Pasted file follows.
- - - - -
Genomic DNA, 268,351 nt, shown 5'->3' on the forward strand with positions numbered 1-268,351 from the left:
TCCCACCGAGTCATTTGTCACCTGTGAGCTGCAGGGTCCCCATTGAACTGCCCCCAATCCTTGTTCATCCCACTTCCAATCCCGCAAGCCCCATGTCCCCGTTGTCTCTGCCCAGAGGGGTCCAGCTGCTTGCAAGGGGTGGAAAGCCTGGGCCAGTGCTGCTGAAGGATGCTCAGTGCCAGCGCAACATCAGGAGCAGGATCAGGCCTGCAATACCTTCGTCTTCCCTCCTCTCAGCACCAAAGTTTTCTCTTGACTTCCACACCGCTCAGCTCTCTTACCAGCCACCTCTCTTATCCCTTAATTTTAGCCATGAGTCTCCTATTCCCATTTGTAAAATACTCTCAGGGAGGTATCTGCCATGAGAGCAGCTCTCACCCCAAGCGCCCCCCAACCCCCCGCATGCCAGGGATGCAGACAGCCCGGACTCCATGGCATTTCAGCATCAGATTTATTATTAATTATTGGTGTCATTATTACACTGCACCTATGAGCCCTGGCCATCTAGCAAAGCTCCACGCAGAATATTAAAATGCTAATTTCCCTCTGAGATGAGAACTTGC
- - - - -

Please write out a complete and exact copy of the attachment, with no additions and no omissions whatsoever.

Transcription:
Genomic DNA, 268,351 nt, shown 5'->3' on the forward strand with positions numbered 1-268,351 from the left:
TCCCACCGAGTCATTTGTCACCTGTGAGCTGCAGGGTCCCCATTGAACTGCCCCCAATCCTTGTTCATCCCACTTCCAATCCCGCAAGCCCCATGTCCCCGTTGTCTCTGCCCAGAGGGGTCCAGCTGCTTGCAAGGGGTGGAAAGCCTGGGCCAGTGCTGCTGAAGGATGCTCAGTGCCAGCGCAACATCAGGAGCAGGATCAGGCCTGCAATACCTTCGTCTTCCCTCCTCTCAGCACCAAAGTTTTCTCTTGACTTCCACACCGCTCAGCTCTCTTACCAGCCACCTCTCTTATCCCTTAATTTTAGCCATGAGTCTCCTATTCCCATTTGTAAAATACTCTCAGGGAGGTATCTGCCATGAGAGCAGCTCTCACCCCAAGCGCCCCCCAACCCCCCGCATGCCAGGGATGCAGACAGCCCGGACTCCATGGCATTTCAGCATCAGATTTATTATTAATTATTGGTGTCATTATTACACTGCACCTATGAGCCCTGGCCATCTAGCAAAGCTCCACGCAGAATATTAAAATGCTAATTTCCCTCTGAGATGAGAACTTGC